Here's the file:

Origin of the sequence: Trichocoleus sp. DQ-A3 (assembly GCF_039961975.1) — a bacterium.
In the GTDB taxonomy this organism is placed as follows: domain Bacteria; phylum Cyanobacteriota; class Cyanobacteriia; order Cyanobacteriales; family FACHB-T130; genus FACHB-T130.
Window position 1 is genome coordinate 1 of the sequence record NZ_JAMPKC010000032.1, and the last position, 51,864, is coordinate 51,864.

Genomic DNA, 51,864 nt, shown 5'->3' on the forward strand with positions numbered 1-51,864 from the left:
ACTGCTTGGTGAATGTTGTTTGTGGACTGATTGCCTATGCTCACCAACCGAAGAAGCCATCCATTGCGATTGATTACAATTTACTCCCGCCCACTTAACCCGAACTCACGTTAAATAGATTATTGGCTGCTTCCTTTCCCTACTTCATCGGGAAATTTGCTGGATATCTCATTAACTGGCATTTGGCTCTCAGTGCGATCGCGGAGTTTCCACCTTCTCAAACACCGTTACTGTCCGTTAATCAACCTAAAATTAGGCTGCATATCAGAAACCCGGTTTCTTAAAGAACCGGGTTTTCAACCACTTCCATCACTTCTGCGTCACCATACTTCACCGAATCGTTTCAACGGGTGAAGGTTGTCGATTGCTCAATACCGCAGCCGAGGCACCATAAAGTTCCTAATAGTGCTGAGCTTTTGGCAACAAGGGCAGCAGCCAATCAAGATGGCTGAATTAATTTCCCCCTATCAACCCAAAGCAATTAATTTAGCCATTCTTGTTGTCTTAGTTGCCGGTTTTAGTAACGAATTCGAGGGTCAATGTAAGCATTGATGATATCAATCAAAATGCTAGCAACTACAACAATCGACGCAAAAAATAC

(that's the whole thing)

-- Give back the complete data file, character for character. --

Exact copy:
Origin of the sequence: Trichocoleus sp. DQ-A3 (assembly GCF_039961975.1) — a bacterium.
In the GTDB taxonomy this organism is placed as follows: domain Bacteria; phylum Cyanobacteriota; class Cyanobacteriia; order Cyanobacteriales; family FACHB-T130; genus FACHB-T130.
Window position 1 is genome coordinate 1 of the sequence record NZ_JAMPKC010000032.1, and the last position, 51,864, is coordinate 51,864.

Genomic DNA, 51,864 nt, shown 5'->3' on the forward strand with positions numbered 1-51,864 from the left:
ACTGCTTGGTGAATGTTGTTTGTGGACTGATTGCCTATGCTCACCAACCGAAGAAGCCATCCATTGCGATTGATTACAATTTACTCCCGCCCACTTAACCCGAACTCACGTTAAATAGATTATTGGCTGCTTCCTTTCCCTACTTCATCGGGAAATTTGCTGGATATCTCATTAACTGGCATTTGGCTCTCAGTGCGATCGCGGAGTTTCCACCTTCTCAAACACCGTTACTGTCCGTTAATCAACCTAAAATTAGGCTGCATATCAGAAACCCGGTTTCTTAAAGAACCGGGTTTTCAACCACTTCCATCACTTCTGCGTCACCATACTTCACCGAATCGTTTCAACGGGTGAAGGTTGTCGATTGCTCAATACCGCAGCCGAGGCACCATAAAGTTCCTAATAGTGCTGAGCTTTTGGCAACAAGGGCAGCAGCCAATCAAGATGGCTGAATTAATTTCCCCCTATCAACCCAAAGCAATTAATTTAGCCATTCTTGTTGTCTTAGTTGCCGGTTTTAGTAACGAATTCGAGGGTCAATGTAAGCATTGATGATATCAATCAAAATGCTAGCAACTACAACAATCGACGCAAAAAATAC